Compost!

I got back from New Zealand to find that Spring had arrived in the UK. Time to start working on my soil.

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I might be moving at some point in the next few months (the above photo was taken on the way to a viewing), and a vegetable plot feels like a big commitment right now. So this year I’m focusing on the salad veg – quick-growing, money-saving and the salad mixes I make are better than any you can get in the supermarket.

I started digging my plot a couple of weekends ago. Last year I tried the “no-dig” method, covered my plot with cardboard over the winter and covered the cardboard with compost come spring. This worked quite well, but since spring was so late there was a bit more time for the cardboard to break down and the worms to mix everything together. This year spring is here early. I decided to dig again.

I’ve been a bit physically run down lately, so the digging led to a bad back. Two weeks and £90 spent on massages later, the back is better and I’m digging again. This time I got around to getting the compost out of my compost bin.

I have one of those Dalek compost bins that sits at one end of my plot, next to the mint and comfrey patch.

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This is a picture from the first growing season showing the Dalek in situ – the paths are much better than that now!

I don’t turn my compost – this is not really by choice, but more because the compost aerator I bought doesn’t actually fit in the bin. So I layer it up instead. Mostly it is fed with the contents of my bokashi bin, layered up with plenty of corrugated cardboard (I have a steady supply, thanks to my internet shopping habit) and nettles weeded from neighbouring plots.

In case you haven’t heard of a bokashi bin, it is a bin for food waste that you keep in the kitchen. You can put any type of food waste in, cooked or uncooked, including meat. I chose this because I wanted to make it as easy as possible for my flatmates. You need to sprinkle a little special bokashi bran over the food waste, about a handful or so a day, and also keep air out as much as possible. The bran is treated with bacteria, which help to “pickle” the vegetable waste. When the bin is full you leave it for two weeks, and then dig it in or put it in the compost bin, whereupon it breaks down very quickly.

The compost bin has a hatch in the front but the easiest way to get the compost out is to lift the whole thing off the base. There were three distinct layers in the bin:

1. The uncomposted bokashi layer. This bokashi has only been in the bin for two weeks.

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But look at all the worms getting to work! There’s an argument that worms aren’t necessarily a good thing, as they won’t appear in the compost bin running hot enough, but I produce compostable waste as such a slow rate that a hot bin is not the best way for me to go.

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2. A very fibrous middle layer.

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3. And finally, the crumbly dark stuff beneath. I got two wheelbarrows full. I’m really quite proud of my efforts! Now to wait for some things to grow…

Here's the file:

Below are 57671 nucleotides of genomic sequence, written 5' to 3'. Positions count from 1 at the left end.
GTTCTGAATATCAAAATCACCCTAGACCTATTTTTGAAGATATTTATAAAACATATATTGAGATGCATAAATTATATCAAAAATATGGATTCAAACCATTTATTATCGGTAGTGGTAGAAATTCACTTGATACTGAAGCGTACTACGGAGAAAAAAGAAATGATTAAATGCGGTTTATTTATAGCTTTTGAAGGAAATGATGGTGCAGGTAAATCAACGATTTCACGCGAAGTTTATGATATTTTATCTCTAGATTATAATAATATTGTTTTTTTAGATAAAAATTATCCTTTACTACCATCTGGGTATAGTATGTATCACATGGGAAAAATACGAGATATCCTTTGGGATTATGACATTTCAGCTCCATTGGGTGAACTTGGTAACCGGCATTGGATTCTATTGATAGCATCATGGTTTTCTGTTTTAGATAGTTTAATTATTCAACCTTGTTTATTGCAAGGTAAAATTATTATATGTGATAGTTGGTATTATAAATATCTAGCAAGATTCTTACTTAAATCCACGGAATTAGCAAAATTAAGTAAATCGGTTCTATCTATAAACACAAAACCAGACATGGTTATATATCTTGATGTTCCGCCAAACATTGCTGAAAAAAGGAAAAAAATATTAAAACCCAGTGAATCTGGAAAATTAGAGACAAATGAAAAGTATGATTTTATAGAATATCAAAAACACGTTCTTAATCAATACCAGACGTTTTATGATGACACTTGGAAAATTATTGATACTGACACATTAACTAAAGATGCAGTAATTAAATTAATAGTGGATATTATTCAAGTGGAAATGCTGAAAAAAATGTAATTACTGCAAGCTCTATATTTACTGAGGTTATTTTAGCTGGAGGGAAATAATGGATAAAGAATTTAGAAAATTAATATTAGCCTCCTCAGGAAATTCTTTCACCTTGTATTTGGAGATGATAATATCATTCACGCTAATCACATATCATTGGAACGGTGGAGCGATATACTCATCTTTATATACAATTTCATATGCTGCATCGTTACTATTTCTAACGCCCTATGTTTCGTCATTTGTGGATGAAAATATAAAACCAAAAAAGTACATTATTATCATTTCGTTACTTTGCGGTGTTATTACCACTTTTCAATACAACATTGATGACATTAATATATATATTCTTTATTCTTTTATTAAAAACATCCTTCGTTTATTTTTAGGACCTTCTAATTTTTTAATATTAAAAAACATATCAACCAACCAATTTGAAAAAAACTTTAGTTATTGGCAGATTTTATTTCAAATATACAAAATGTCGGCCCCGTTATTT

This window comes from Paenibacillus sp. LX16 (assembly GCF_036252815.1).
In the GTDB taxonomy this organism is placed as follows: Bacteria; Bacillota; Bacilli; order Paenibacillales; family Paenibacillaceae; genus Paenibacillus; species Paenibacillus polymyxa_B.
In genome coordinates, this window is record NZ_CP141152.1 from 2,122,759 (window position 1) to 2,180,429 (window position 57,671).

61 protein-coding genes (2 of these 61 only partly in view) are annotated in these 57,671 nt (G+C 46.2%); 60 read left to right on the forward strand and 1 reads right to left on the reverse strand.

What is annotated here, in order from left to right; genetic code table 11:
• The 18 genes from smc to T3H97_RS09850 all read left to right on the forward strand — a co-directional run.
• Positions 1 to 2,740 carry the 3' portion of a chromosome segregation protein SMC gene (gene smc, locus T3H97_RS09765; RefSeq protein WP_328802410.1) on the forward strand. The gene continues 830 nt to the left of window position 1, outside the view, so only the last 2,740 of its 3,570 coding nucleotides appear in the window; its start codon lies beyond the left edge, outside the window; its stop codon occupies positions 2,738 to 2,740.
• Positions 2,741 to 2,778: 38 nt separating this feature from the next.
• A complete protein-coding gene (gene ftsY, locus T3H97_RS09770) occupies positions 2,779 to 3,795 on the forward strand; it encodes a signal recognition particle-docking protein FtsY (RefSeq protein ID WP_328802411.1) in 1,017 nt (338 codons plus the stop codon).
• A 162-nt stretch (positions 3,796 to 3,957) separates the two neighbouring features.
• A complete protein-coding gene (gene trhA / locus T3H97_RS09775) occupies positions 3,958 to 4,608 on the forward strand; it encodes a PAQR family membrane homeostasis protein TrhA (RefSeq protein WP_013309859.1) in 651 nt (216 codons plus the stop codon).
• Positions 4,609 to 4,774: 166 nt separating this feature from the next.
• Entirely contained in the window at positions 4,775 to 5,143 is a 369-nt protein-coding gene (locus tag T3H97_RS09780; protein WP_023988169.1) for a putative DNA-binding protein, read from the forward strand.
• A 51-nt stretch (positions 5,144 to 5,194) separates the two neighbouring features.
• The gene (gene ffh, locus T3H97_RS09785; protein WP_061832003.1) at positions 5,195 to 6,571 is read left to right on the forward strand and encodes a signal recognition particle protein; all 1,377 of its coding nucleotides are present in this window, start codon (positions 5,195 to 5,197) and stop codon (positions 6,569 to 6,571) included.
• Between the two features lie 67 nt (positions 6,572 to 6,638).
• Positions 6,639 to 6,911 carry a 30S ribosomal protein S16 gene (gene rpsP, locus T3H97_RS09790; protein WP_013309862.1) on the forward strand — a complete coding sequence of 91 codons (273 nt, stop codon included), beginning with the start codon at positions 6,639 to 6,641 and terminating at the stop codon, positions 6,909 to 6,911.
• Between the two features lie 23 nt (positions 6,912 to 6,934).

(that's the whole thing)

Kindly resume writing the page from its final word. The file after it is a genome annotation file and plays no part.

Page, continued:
For more on compost, I can highly recommend my friend Barbara’s site, Clever Composting. Check it out! My composting setup also includes a wormery – I’ll write about that at some future date.

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Postcard from New Zealand

I spent a couple of weeks in New Zealand at the start of the month. It was a sad, special time in a beautiful country. I thought I would share some of the photos with you.

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Black Estate Wines. The wind blew hot through the open dining room.

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Sunbathing seals

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Grapefruit for breakfast

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View from the breakfast table

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View from above the house

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Lemons from the lemon tree were pressed into service for a Shrove Tuesday brunch. Those are wild passionfruit on the left. Also a shiso leaf – I found a plant in the garden.

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Passionfruit for dessert

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Beach at low tide…

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… which happened to be the right time to collect oysters. These are Pacific oysters and were the tastiest I have ever eaten (they taste better if you shuck them yourself)

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Christchurch was a very different place from the last time I saw it. $2 per hour to park your car here.

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The “pallet pavilion”, a temporary event space.

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Some great public art around the place

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Queen Victoria gets a visit from a construction worker

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This is an iced chocolate. London, you need to learn this.